Over the last week I’ve been trotting down Oxford road to see the latest finds from the Whitworth Park dig and to record interviews and take photographs for the Whitworth Park exhibition at the Manchester Museum in May to October 2014. This is a community archaeology project designed to explore the history of the park and to complement the Whitworth Art Gallery development project. Some work was done two years ago to find features like the filled-in boating lake and the bandstand.
It got really exciting when the team put in a trench across the edge of the boating lake and found a well-stratified layers and surafces that marked the late Victorian transition from boating lake to paddling pool. Having been covered with a layer of concrete the archaeology has survived brilliantly and yesterday the team was pulling out bottles, children’s toys, pieces of leather shoe and bits of clothing. Even though the archaeology is relatively recent it is a fascinating project which opens up the park of a hundred years ago with all its civic amenities. We can touch the objects that visitors lost or threw in the lake that somehow makes it seem more real than if we simply look at postcards of the park.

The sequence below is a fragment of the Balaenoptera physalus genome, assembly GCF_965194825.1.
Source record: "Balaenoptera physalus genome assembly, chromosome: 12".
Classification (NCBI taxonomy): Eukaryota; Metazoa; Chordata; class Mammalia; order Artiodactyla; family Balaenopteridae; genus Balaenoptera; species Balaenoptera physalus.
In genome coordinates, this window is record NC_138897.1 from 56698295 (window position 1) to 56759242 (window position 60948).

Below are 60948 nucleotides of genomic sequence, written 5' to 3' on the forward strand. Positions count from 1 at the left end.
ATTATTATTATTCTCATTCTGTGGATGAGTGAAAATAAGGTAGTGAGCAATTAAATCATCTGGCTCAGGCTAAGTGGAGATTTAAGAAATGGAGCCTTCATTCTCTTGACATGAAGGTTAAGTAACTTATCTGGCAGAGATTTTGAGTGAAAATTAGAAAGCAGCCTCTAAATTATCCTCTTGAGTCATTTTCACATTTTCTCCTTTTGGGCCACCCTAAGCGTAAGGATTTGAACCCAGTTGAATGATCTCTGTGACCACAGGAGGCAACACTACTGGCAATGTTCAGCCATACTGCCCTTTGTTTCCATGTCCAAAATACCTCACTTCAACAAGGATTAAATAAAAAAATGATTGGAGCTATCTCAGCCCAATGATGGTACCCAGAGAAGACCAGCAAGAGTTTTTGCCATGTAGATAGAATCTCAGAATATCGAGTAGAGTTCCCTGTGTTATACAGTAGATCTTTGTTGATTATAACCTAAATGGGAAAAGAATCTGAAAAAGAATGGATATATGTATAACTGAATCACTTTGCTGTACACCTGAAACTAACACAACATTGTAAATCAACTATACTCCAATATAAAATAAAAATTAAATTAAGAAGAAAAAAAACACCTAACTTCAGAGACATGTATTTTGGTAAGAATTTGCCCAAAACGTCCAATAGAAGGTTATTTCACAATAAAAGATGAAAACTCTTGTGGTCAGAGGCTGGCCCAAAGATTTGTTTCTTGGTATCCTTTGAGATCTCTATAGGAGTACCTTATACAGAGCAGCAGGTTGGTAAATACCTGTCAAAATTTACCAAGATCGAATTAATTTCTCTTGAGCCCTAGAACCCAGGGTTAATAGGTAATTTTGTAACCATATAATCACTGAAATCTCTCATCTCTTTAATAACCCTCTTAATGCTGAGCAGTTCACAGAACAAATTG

It’s also been brilliant seeing just how wide a range of people have been involved, including children from local schools, archaeology students from the university, members of the Young Archaeologists Club, the Friends of Whitworth Park and volunteers who kindly give up their time to help on the project. There’s even an artist/illustator who, as they say, has been ’embedded’ with the excavation team to capture views of the dig. His work somehow has a Victorian or Edwardian feel.
You can go and see what’s going on for free and it’s on until the end of the week.
This project is a collaboration between the University of Manchester Department of Archaeology, The Manchester Museum, the Whitworth Art Gallery, Friends of Whitworth Park and the Ahmed Iqbal Ullah Race Relation Resource Centre, supported by a generous grant of £39,700 by the Heritage Lottery Fund.
Pingback: Park life… | Learning at The Manchester Museum